In the United States, deaths due to Alzheimer’s disease rose 55 percent between 1999 and 2014, according to results appearing May 26 in the Centers for Disease Control and Prevention Morbidity and Mortality Weekly Report. Scientists led by Christopher Taylor, CDC, used data from death certificates across the United States. They found that the death rate increased over those 15 years, though it’s unclear whether the rate truly rose or AD is simply more likely to be recorded on death certificates. It is probably a mix of factors, the authors wrote. A growing proportion of people died at home rather than in nursing care, suggesting a greater need for services geared to family and friends serving as caregivers. 

AD Deaths: This map depicts the average annual death rates (per 100,000 people) for U.S. counties between the years of 2005-2014.

The authors drew from the CDC’s WONDER system, which compiles data on the underlying cause of death listed on death certificates from all 50 states and the District of Columbia. The authors queried deaths attributed to Alzheimer’s—but not other forms of dementia—along with information on a person’s sex, age, race, and whether they were living at home, in a nursing home, in a hospice facility, or being treated at a hospital when they died. To calculate mortality rates, the authors used population data from the U.S. Census Bureau.

From 1999 to 2014, the number of people aged 75 to 84 who died annually from AD rose from 129.5 to 185.6 for every 100,000 people in that age group. In those 85 and older, rates jumped from 601.3 to 1,006.8 per 100,000 people. Considering the entire population, the authors found that the age-adjusted AD death rate per 100,000 people grew from 16.5 in 1999 to 25.4 in 2014. That’s a jump of about 55 percent. In 2014, the rate was higher for women than men, and for whites than for other racial or ethnic groups. Urban and rural areas had higher AD death rates than did large metropolitan areas. Counties in the Southeast, Midwest, and West reported some of the highest rates (see image above).

The authors also noted a shift in patients’ living situations at the time of death. Whereas 68 percent died in a nursing home or long-term care facility in 1999, that number dropped to 54 percent in 2014. Twenty-five percent died at home in 2014 versus 14 percent in 1999. The data suggests family and friends are caring for more patients at home now than ever before, hinting at a need for more education, respite care, and case management aimed at caregivers, Taylor said.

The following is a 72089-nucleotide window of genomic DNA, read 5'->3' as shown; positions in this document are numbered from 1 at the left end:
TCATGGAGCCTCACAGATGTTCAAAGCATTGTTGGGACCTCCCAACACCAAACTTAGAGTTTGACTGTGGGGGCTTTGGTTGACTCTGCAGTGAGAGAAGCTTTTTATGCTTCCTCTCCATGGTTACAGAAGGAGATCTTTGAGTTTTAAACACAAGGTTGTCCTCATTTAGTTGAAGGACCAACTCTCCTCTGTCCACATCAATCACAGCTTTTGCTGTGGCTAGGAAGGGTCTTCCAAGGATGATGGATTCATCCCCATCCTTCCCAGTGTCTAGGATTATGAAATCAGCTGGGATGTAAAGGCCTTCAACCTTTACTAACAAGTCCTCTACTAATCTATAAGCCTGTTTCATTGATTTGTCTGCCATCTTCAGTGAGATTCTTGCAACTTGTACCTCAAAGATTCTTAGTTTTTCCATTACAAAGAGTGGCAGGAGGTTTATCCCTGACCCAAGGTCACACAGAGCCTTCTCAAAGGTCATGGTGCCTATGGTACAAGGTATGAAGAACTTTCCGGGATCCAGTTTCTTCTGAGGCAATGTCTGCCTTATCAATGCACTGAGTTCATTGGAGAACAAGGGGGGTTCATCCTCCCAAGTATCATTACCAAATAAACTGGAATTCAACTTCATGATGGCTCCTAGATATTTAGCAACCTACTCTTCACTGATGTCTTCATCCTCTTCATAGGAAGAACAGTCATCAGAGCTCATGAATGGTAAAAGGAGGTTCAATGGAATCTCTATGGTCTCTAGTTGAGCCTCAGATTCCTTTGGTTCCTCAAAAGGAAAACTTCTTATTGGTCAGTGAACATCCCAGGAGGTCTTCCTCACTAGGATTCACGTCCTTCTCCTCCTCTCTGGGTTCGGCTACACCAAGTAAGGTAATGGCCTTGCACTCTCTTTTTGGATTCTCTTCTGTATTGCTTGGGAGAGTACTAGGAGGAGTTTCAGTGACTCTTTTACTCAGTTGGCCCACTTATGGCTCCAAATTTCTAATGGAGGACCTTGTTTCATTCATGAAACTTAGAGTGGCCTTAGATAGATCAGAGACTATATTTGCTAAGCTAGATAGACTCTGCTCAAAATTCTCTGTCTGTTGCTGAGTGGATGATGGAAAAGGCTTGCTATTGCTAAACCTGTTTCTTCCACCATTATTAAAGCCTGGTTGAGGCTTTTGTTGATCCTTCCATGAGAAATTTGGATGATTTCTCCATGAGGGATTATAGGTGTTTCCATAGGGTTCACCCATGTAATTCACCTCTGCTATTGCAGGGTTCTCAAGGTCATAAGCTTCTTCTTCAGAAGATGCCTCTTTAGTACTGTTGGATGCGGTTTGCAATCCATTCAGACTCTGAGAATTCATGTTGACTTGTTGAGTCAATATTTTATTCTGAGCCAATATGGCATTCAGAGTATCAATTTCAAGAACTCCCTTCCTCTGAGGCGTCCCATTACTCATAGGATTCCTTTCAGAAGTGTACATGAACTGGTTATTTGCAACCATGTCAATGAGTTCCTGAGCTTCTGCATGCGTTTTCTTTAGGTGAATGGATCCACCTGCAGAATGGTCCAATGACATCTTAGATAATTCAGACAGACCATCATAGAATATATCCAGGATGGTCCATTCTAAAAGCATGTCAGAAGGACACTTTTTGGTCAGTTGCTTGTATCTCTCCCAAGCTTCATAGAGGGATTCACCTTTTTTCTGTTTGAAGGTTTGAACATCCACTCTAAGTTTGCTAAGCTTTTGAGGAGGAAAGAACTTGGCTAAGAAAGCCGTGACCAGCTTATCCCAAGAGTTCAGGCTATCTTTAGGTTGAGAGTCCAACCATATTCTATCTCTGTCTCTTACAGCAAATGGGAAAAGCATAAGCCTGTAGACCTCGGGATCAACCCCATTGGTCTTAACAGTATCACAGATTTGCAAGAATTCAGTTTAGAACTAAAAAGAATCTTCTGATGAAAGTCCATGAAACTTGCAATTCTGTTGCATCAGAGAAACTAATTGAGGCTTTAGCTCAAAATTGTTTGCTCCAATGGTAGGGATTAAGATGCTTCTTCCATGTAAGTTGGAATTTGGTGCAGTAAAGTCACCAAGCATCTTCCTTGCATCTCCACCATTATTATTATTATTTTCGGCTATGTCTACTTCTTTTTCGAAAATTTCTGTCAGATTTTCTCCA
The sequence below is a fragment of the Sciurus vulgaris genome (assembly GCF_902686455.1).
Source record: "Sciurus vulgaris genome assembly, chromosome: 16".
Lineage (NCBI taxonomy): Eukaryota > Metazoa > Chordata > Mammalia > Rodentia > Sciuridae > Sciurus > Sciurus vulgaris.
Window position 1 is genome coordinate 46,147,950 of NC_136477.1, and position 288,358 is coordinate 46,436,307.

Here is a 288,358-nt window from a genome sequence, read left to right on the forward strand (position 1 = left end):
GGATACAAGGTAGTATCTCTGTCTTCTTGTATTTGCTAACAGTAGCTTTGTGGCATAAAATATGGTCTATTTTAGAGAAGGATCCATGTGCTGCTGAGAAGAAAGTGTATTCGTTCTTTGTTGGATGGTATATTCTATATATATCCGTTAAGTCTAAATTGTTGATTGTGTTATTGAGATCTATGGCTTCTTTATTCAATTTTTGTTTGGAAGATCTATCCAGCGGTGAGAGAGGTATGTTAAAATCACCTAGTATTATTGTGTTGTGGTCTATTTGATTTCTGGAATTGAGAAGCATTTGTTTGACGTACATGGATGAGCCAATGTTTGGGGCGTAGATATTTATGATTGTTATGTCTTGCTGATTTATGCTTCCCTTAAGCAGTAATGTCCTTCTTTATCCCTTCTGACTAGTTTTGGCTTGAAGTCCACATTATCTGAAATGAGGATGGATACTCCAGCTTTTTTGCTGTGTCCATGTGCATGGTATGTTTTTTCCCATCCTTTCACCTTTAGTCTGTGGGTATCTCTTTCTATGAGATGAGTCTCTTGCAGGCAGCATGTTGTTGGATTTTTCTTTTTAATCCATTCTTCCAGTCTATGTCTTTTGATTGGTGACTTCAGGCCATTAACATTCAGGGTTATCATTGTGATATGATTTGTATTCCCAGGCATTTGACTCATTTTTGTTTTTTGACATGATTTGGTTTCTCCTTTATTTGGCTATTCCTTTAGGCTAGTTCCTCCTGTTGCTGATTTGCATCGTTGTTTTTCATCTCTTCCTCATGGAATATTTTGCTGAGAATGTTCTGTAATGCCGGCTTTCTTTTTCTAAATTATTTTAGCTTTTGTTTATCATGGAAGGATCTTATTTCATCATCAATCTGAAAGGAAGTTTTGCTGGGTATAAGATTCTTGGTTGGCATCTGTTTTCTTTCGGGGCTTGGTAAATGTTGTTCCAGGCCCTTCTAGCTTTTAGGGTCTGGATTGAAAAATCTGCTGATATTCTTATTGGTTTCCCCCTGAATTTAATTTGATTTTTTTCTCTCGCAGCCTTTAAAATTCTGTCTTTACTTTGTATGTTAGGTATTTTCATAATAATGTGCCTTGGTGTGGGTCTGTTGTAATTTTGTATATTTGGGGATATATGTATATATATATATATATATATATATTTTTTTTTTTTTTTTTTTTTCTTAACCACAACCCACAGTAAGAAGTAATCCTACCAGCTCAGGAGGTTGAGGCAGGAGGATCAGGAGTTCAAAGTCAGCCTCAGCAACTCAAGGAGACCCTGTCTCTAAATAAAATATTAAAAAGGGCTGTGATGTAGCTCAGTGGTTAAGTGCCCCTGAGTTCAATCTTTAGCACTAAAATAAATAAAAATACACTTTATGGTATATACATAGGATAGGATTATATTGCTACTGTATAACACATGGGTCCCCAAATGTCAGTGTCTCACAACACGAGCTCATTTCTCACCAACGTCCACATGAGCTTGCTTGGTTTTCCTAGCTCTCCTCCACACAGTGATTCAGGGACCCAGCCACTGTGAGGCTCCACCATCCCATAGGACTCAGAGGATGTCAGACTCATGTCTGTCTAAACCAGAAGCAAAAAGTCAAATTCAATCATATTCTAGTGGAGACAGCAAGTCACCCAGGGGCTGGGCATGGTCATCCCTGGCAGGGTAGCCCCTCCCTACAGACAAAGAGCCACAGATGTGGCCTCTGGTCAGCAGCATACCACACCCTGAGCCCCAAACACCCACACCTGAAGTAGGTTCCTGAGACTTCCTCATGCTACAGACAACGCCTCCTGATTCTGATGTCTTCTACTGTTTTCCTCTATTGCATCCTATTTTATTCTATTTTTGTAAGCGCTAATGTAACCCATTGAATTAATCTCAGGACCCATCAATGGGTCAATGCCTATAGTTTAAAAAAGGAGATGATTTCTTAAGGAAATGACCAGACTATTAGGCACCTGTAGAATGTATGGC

A number of factors likely contribute to the overall increase in reported deaths from AD. First, the U.S. has a growing population of older adults who are living longer. As deaths fall from other causes such as cardiovascular disease and stroke because of better lifestyles and prevention, more people live into old age and die from AD instead. A growing number of people are exceeding 90, 95, and 100 years old, said Eric Larson, Kaiser Permanente Washington Health Research Institute, Seattle. At the same time physicians and coroners have become cognizant of AD and are more likely to recognize and note it on death certificates, the authors wrote. Part of the increase undoubtedly reflects shifts in medical coding, agreed Larson. Codes on death certificates reflect the initiating condition that led ultimately to death.

Even so, this analysis likely underestimates the total number of AD deaths in the U.S., the authors wrote, because it does not capture people who had Alzheimer’s but were deemed to have a different underlying cause of death. It also fails to take into account those with other forms of dementia.

“This is a dramatic increase and draws attention to the burden of care that families and institutions must provide to increasingly more persons with AD,” Larson wrote to Alzforum. “Most people who die with AD require high levels of care for long periods of time. This report points to the need to discover ways to prevent or delay onset and find better ways to care for people who are afflicted with AD.”—Gwyneth Dickey Zakaib


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Further Reading


  1. . Survival, disabilities in activities of daily living, and physical and cognitive functioning among the oldest-old in China: a cohort study. Lancet. 2017 Apr 22;389(10079):1619-1629. Epub 2017 Mar 10 PubMed.

Primary Papers

  1. . Deaths from Alzheimer's Disease - United States, 1999-2014. MMWR Morb Mortal Wkly Rep. 2017 May 26;66(20):521-526. PubMed.